The unnatural character of the makeup of Cuba’s single party system is such that for its establishment they had to eliminate all the other political parties and the variety of existing associations, from which process emerged a “perfect” model of a totalitarian regime and, with it, stagnation and failure.
Even accepting the absurd thesis that Marti foresaw after the victory using the Party in the founding of the Republic, one would have to also accept the contrary thesis that, due to his deeply democratic philosophy, he would do it in competition with the existing parties, not by declaring on his own that his would be the only party. Neither did any of the delegates to the constitutional assemblies of Jimaguayú (1895) and de la Yaya (1897)–among which there were followers of Marti’s ideas such as Fermín Valdés Domínguez and Enrique Loynaz del Castillo–propose to include any article of that type, which demonstrates the absence of such an intent. Another resounding proof is the difference of interests and of social composition of the revolutionary groups in Florida, New York and inside Cuba, a diversity that Marti called on for the war but which after the victory manifested itself naturally in the variety of classifications and purposes.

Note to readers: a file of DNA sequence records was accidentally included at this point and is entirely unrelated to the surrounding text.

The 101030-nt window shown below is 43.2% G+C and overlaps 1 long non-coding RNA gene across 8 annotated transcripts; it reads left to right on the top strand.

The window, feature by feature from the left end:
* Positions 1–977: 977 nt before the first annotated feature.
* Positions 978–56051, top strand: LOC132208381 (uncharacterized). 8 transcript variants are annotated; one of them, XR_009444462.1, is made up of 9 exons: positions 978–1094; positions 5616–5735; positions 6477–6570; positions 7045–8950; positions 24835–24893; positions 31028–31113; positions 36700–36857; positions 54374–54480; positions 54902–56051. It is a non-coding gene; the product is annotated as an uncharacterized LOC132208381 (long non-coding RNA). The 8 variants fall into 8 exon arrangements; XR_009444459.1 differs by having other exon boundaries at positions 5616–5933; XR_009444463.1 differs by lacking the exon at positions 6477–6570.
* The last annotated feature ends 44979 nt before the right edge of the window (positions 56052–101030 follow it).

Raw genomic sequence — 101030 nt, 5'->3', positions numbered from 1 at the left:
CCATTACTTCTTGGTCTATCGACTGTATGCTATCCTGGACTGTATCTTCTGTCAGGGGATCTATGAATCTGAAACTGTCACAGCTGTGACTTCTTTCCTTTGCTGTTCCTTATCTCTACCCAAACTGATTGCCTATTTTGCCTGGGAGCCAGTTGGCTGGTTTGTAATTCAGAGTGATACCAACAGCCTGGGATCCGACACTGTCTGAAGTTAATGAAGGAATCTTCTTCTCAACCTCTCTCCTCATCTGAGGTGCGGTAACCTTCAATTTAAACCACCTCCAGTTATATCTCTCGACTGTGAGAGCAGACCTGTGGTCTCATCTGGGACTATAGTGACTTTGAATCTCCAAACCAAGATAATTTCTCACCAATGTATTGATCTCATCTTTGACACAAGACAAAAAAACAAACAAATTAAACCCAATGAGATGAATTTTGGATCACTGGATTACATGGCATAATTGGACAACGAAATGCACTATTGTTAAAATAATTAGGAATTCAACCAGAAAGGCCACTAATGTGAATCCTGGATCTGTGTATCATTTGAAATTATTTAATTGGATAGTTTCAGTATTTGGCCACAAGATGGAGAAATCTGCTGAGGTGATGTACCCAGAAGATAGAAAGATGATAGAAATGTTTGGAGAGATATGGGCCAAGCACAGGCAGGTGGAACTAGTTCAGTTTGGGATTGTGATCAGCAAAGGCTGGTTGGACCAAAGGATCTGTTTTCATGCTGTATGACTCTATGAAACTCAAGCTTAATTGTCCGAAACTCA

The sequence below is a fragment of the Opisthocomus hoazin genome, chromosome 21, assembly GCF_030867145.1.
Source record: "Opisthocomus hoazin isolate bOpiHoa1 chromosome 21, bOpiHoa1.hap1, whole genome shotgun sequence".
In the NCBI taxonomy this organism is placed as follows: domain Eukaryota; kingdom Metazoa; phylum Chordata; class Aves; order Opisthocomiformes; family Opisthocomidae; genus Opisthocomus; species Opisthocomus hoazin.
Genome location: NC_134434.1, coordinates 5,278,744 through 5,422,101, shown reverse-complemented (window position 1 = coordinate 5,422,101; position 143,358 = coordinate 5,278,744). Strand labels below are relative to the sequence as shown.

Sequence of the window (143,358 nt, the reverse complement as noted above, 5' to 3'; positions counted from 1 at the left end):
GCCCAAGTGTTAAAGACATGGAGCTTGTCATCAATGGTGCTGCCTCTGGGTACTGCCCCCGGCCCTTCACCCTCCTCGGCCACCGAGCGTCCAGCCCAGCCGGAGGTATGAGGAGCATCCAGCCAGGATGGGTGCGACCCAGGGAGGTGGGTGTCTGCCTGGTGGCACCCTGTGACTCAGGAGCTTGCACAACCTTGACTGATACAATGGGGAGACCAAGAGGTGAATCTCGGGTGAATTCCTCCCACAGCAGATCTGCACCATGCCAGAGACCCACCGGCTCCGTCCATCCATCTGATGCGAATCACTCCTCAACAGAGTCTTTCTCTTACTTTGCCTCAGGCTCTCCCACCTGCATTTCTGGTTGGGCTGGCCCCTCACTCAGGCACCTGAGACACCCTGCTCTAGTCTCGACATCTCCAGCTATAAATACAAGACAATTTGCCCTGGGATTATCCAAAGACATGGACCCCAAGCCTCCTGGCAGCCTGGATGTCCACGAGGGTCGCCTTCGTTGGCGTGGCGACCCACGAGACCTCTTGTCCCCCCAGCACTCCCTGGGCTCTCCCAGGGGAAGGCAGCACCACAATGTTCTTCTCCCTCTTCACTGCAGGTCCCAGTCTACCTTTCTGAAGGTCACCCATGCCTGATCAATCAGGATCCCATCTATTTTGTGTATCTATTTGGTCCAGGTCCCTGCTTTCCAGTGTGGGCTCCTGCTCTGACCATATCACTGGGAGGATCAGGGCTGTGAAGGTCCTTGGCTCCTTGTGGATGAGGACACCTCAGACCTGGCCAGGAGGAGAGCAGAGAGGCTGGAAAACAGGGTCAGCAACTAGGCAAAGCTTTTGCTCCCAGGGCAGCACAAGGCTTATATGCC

For all of these reasons, the purpose of defining the role of the Communist Party as the organized vanguard of the nation in the coming National Conference should be corrected, for the good of all Cubans and in respect for Jose Marti. And in its place political differences should be legalized and the right to free association instituted, so that in the presence of other parties, the Communist Party might demonstrate or not its capacity to call itself vanguard, but above all, so that Cubans become citizens and play the active role that belongs to them in the destiny of the nation.
1 MARTI, JOSE. Selected Works in three volumes. Havana, Editorial de Ciencias Sociales, 2000. Volume I, p. 326.
2 Marti, Jose. Complete Works. Havana, Editoria de Ciencias Sociales, 1991. Volume I, pp 211-212
3 Marti, Jose. Complete Works. Havana, Editorial de Ciencias Sociales, 1991. Volume I, p. 424
4 MARTI, JOSE, Selected Works in three volumes. Volume III, pp.26-27
5 MARTI, JOSE. Selected Works in three volumes. Volume III, pp.9-10
6 MARTI, JOSE. Selected Works in three volumes. Volume III, pp 24-25
7MARTI, JOSE. Selected Works in three volumes. V I, P.325
8 MARTi, JOSE. Selected Works in three volumes. V I, p.459
9 MARTI, JOSE. Selected Works in three volumes. V II, p.211
10 MARTI, JOSE. Resolutions taken by Cuban emigrants in Tampa and Key West in November 1891. Selected Works in three volumes. V III, p.23
11 MARTI, JOSE. Selected Works in three volumes. V III, p.65
12 MARTI, JOSE. Selected Works in three volumes. V III, p.99
13MARTI, JOSE. Selected Works in three volumes. V III, p.192
14MARTI JOSE. Selected Works in three volumes. V III, p.511
Translated by S. Solá
June 3 2011